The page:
Posted on | August 25, 2010 | 7 Comments
EDP article for Saturday 28th Aug 2010
Where has the summer gone? It only feels like yesterday that summer was just beginning. I hate it when people say that summer is over as soon as mid August arrives. Yes, we have had some rather autumnal weather of late, but the sun is still fairly high in the sky and we have the glorious month of September to come, rain or shine, so let’s keep enjoying our British summer before the long gloomy days of winter really do arrive. To celebrate the summer, the Exotic Garden will also be open this Bank Holiday Monday August 30th, a good chance to visit, for those who are otherwise engaged on a Sunday afternoon. So why not come and see for yourself and enjoy a relaxing afternoon, where you will always find me on hand to answer your questions. Don’t be surprised if Dweezal one of my Devon Rex cats is sitting on my shoulder where he can survey his domain in comfort.
There is certainly no sign of autumn here, as the garden is only just reaching its peek with gigantic foliage and sumptuous flowers to tease the senses. The evenings may be drawing in, but warm sultry days are still with us, with all the ‘Angels Trumpet’ Brugmansias now back in full bloom after a well earned rest. And what a joy they are with their enormous highly scented blooms filling the evening garden with irresistibly intoxicating scents.
Thinking of perfume, Clerodendrum trichotoma also known as the ‘Harlequin glorybower’ is now in full bloom and what a stunner it is with its deliciously scented cymes of pure white five-petalled flowers which will be followed when autumn actually does arrive with seductive steel blue fruits to visually treat the eye.
The ornamental grasses have performed well this year with some like Arundo donax reaching gargantuan proportions with at least 3.6m (12ft) of bamboo-like growth since the spring. One that I fully expected to be clobbered by last winter’s big freeze is its supposedly more tender cousin Arundo donax var. versicolor syn. ‘Variegata’ which has not only survived, but is the most prolific it has ever been, with countless stems decked with leaves up to 70cm (27ins) long by 6cm (2ins) across with vertical creamy-white and green stripes. The whole plant is a gentle giant that sways in the slightest breeze. Its pale colouring makes a great foil for dark leaved Cannas like the deep purplish-black foliage of General Eisenhower and dark leaved Dahlias. If room is tight there is a slightly more diminutive version Arundo formosana ‘Golden Showers’ at 1.8m (6ft) tall which, as its name implies, has alluring green and golden yellow stripes which look good in evening light.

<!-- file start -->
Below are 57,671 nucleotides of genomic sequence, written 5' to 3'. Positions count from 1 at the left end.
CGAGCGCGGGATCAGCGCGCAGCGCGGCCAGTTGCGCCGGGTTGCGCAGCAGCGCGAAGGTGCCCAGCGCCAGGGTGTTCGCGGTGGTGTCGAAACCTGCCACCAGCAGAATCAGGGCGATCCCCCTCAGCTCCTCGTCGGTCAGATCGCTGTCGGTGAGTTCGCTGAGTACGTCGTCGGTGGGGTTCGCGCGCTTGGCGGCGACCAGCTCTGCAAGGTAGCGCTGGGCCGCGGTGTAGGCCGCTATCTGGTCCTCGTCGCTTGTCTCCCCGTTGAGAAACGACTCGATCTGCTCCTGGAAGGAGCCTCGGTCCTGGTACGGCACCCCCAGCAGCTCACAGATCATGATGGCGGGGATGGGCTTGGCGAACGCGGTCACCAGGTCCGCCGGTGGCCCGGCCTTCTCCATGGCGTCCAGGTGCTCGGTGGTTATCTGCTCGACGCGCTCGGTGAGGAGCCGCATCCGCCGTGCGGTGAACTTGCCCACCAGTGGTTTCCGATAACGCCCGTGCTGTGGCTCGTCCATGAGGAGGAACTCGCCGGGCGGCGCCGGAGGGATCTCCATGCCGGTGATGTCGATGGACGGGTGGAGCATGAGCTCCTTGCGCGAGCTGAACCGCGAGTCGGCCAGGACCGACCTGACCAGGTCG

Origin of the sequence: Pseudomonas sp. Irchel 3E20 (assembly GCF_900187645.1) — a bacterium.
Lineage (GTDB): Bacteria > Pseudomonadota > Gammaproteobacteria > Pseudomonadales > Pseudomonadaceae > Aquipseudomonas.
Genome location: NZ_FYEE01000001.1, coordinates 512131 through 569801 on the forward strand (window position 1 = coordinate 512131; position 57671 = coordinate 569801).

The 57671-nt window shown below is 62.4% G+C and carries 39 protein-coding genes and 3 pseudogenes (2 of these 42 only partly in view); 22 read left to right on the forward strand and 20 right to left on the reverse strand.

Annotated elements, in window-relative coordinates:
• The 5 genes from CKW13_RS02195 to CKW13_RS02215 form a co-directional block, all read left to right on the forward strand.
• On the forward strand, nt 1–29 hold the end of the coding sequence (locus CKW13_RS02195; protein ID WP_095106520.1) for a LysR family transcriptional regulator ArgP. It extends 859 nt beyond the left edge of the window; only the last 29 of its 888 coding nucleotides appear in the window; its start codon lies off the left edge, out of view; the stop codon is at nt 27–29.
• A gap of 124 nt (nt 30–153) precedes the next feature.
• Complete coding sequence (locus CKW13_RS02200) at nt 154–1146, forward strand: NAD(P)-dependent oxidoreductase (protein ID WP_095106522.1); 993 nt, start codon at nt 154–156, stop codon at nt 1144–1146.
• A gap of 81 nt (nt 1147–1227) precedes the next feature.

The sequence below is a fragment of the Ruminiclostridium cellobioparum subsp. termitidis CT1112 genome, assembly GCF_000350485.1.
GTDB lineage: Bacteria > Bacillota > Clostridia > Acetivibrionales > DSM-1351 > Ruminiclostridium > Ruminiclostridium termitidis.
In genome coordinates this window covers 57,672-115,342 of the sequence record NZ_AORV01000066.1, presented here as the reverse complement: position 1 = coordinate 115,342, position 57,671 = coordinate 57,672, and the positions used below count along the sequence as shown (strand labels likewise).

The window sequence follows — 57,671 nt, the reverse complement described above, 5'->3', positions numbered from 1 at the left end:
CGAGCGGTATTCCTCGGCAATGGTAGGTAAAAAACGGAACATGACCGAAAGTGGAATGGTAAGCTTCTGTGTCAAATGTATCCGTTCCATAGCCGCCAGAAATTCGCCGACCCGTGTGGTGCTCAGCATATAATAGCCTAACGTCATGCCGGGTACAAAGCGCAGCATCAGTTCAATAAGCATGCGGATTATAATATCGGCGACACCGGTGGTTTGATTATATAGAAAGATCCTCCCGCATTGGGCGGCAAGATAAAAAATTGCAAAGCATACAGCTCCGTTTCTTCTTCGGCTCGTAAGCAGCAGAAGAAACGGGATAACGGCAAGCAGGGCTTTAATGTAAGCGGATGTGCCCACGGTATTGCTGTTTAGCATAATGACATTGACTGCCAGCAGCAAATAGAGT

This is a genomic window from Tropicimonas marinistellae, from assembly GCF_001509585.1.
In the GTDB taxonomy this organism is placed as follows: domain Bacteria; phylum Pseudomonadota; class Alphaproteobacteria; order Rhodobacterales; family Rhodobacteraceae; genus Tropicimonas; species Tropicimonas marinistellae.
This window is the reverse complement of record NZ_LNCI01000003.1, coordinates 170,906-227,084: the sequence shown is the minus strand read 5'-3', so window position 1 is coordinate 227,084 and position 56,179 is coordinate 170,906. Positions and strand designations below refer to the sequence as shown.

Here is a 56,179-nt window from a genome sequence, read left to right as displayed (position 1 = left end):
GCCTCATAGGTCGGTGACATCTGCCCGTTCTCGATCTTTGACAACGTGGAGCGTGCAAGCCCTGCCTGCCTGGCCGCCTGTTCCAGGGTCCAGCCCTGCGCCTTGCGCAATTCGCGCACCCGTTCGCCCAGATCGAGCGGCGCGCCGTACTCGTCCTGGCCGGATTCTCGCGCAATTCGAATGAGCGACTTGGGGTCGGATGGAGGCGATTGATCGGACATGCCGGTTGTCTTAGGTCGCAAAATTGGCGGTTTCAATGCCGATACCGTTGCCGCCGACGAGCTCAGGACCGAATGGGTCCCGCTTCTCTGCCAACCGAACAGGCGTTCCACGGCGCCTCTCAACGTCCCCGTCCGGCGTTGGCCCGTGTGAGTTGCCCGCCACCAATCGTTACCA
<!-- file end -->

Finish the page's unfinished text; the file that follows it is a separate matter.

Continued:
While I’m on the subject of grasses there are a few more large ones I would like to mention. Miscanthus sacchariflorus from Japan is a very robust grass which as its name implies somewhat resembles its more tropical relative sugarcane. It grows up to 3m (10ft) tall with arching bluish-green leaves up to 90cm (3ft) long with pale silver-green midribs, the whole plant taking on warm orangey-brown tones in the autumn. If you like the idea of a grass with pizzazz then you can’t beat Miscanthus sinensis ‘Zebrinus’ (Zebra grass) which has long arching dark-green leaves with pale yellow to almost white horizontal banding.
You know me – I always have plants in the garden that are not at all hardy and two grasses that are a must have here is Seteria palmifolia (Palm grass) a very attractive, clump-forming grass that grows up to 3m (10ft) tall in the tropics but as a container-grown plant here in Norfolk 1m (3ft) is about its maximum. It has rich apple-green leaves that arch from slender stems, changing to wide leaves that are conspicuously corrugated up to 7.5cm (3ins) across. It makes an excellent container plant with its sumptuously pleated foliage which hang gracefully over the sides.
The other hopelessly tender grass is Pennisetum setaceum ‘Rubrum’ more commonly known as ‘Purple Fountain Grass’. It has rich Areddish-purple burgundy foliage topped with paler feathery heads at this time of year. It makes a great container plant where it grows up to 1.2m (4ft) tall in one season if well fed. Although perennial in warm countries this delightful grass is grown as an annual in temperate climates like ours.
I was just about to go into the garden for some inspiration, only to be greeted by one of the heaviest downpours in ages – what a deluge. A gutter over my kitchen door couldn’t cope with the torrential cloudburst which gushed profusely through the cat flap and under the door. The cats didn’t know what to make of this watery intrusion. I can see from my balcony overlooking the garden that some plants like the tall Rudbeckias are now leaning at a precarious angle – a day of tidying the garden is looming in my mind – ah well – this is all part of the joy of gardening.
Last week I did mention that the gingers were coming into bloom, and are amongst my favourite flowering plants at this time of year. One in particular that I’m rather fond of is Hedychium wardii, a little known species recently introduced into cultivation here in the UK from a collection made at 2,100m (6,800ft)in the Nujiang river valley of the Gaolingongshan in the far north-west of Yunnan in China. It is a robust ginger 1m (3.2ft) tall with large dark green, glossy, almost leathery leaves. At the moment it is flowering to profusion with substantial 15cm (6ins) tall cone-like inflorescence of green bracts from which emerge large, scented flowers of the purest, almost day-glow yellow. The most characteristic feature of the flowers is the extremely short filament giving the flowers a very distinctive appearance. Luckily all the gingers have come through the heavy rains without flopping over – I think they must feel as though they are back in their native monsoon habitats. Ahh! Here comes the sun…